Researchers believe respiratory infections in early childhood may play a role in increasing the risk of developing celiac disease, an autoimmune disease related to the consumption of gluten.
The study’s aim was “to explore the relationship between early clinical events (including infections) and the development of CD [celiac disease] in a prospective cohort of genetically predisposed infants.”
In all, they followed 373 Italian newborns with at least one relative with celiac disease. They were monitored closely for 6 years, and this included undergoing blood tests every 4 weeks for the first 6 months, every 3 months until the age of 1, every 6 months from the age of 1 to 3, and then once per year until age 6.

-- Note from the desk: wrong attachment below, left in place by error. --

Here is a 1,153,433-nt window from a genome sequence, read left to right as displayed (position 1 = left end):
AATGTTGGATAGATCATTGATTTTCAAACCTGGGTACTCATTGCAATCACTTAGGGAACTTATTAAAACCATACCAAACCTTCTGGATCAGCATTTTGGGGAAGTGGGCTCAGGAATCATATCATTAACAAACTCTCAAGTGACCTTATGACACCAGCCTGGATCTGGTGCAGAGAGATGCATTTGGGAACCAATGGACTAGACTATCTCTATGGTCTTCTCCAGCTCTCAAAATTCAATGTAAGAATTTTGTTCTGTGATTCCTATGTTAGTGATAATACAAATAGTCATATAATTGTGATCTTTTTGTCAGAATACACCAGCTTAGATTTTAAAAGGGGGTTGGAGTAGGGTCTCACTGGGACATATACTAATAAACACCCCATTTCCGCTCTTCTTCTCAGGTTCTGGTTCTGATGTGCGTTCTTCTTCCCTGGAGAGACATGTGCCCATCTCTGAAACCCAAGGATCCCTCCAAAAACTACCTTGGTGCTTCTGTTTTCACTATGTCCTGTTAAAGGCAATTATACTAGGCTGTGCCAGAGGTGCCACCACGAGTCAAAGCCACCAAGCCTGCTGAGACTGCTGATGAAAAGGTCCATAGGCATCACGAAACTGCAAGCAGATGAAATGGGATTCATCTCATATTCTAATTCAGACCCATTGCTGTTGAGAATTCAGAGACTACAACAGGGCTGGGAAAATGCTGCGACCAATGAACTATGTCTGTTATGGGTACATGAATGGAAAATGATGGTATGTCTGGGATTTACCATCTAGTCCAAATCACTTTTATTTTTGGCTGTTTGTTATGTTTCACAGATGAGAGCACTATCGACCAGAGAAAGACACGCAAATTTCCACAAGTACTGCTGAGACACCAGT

Across the study, 6% of the children were diagnosed with celiac disease at the age of 3, 13.5% at age 5, and 14% by age 6. They also found that “[c]ompared with gastroenteritis, respiratory infections during the first 2 years of life conferred a twofold increase in the risk of developing CD [celiac disease].”